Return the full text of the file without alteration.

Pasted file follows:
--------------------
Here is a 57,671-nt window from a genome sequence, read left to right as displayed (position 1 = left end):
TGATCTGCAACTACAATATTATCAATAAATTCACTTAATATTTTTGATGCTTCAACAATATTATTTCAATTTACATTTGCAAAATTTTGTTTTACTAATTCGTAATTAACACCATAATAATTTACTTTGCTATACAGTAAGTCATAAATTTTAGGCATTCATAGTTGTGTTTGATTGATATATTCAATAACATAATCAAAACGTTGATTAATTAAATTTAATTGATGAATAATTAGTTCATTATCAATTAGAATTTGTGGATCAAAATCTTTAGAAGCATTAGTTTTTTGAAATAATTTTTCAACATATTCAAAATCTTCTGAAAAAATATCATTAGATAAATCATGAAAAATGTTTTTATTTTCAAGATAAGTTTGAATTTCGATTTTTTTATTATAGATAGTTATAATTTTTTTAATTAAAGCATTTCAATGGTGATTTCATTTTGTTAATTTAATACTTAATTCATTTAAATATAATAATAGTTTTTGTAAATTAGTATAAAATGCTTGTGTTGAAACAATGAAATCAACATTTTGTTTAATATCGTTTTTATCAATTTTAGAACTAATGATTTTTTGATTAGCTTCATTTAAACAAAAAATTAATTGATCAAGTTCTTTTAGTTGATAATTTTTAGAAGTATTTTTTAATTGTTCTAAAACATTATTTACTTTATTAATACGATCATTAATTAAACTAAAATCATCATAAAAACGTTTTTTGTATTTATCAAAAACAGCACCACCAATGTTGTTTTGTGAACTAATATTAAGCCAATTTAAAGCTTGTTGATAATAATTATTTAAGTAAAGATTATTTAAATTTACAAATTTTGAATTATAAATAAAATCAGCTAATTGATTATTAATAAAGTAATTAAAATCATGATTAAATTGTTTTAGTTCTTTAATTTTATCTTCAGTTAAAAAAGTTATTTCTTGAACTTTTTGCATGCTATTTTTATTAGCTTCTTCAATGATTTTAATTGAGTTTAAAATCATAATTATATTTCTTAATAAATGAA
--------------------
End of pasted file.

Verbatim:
Here is a 57,671-nt window from a genome sequence, read left to right as displayed (position 1 = left end):
TGATCTGCAACTACAATATTATCAATAAATTCACTTAATATTTTTGATGCTTCAACAATATTATTTCAATTTACATTTGCAAAATTTTGTTTTACTAATTCGTAATTAACACCATAATAATTTACTTTGCTATACAGTAAGTCATAAATTTTAGGCATTCATAGTTGTGTTTGATTGATATATTCAATAACATAATCAAAACGTTGATTAATTAAATTTAATTGATGAATAATTAGTTCATTATCAATTAGAATTTGTGGATCAAAATCTTTAGAAGCATTAGTTTTTTGAAATAATTTTTCAACATATTCAAAATCTTCTGAAAAAATATCATTAGATAAATCATGAAAAATGTTTTTATTTTCAAGATAAGTTTGAATTTCGATTTTTTTATTATAGATAGTTATAATTTTTTTAATTAAAGCATTTCAATGGTGATTTCATTTTGTTAATTTAATACTTAATTCATTTAAATATAATAATAGTTTTTGTAAATTAGTATAAAATGCTTGTGTTGAAACAATGAAATCAACATTTTGTTTAATATCGTTTTTATCAATTTTAGAACTAATGATTTTTTGATTAGCTTCATTTAAACAAAAAATTAATTGATCAAGTTCTTTTAGTTGATAATTTTTAGAAGTATTTTTTAATTGTTCTAAAACATTATTTACTTTATTAATACGATCATTAATTAAACTAAAATCATCATAAAAACGTTTTTTGTATTTATCAAAAACAGCACCACCAATGTTGTTTTGTGAACTAATATTAAGCCAATTTAAAGCTTGTTGATAATAATTATTTAAGTAAAGATTATTTAAATTTACAAATTTTGAATTATAAATAAAATCAGCTAATTGATTATTAATAAAGTAATTAAAATCATGATTAAATTGTTTTAGTTCTTTAATTTTATCTTCAGTTAAAAAAGTTATTTCTTGAACTTTTTGCATGCTATTTTTATTAGCTTCTTCAATGATTTTAATTGAGTTTAAAATCATAATTATATTTCTTAATAAATGAA